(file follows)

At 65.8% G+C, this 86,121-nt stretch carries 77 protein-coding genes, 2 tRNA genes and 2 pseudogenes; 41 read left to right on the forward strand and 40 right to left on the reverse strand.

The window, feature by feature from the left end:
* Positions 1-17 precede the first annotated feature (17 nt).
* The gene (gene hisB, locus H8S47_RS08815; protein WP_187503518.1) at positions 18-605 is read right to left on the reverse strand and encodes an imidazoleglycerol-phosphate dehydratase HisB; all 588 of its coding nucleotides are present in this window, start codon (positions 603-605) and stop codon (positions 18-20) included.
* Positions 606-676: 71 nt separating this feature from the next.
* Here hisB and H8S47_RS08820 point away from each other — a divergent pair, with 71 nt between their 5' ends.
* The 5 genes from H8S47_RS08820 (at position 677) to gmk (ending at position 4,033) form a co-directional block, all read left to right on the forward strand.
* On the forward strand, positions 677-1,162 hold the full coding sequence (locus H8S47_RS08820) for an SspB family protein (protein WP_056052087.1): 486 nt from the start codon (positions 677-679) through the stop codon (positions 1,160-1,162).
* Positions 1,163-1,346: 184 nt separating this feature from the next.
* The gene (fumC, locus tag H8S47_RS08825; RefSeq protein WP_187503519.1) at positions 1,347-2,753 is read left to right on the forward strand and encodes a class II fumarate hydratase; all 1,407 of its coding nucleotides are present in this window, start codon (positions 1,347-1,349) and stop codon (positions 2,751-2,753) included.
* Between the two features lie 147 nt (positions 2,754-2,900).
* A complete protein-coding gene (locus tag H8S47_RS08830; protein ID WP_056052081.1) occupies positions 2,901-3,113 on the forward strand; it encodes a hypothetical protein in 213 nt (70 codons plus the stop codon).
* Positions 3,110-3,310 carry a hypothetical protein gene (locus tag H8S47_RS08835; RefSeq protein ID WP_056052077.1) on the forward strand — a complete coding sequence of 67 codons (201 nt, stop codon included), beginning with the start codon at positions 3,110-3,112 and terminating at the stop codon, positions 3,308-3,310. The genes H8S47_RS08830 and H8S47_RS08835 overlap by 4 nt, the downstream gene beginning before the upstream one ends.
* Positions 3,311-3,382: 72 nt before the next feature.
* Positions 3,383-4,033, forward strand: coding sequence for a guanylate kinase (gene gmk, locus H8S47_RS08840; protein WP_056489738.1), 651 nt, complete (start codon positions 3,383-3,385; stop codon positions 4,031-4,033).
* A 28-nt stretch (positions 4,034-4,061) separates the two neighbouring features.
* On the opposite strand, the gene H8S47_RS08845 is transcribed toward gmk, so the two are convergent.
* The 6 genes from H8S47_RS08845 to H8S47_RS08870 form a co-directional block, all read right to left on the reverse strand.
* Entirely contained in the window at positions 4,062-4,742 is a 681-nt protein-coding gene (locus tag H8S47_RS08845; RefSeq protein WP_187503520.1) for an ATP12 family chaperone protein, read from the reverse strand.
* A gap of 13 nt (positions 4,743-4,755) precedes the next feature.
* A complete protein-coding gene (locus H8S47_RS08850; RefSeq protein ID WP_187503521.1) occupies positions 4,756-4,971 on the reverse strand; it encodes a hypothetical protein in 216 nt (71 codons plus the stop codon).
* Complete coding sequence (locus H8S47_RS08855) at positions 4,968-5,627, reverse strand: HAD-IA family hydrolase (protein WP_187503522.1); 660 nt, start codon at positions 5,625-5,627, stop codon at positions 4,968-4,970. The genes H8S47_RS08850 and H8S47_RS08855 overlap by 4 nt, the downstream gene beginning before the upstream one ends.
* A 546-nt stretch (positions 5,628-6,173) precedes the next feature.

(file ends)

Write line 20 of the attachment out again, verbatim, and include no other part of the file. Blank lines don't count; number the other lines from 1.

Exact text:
* A gap of 13 nt (positions 4,743-4,755) precedes the next feature.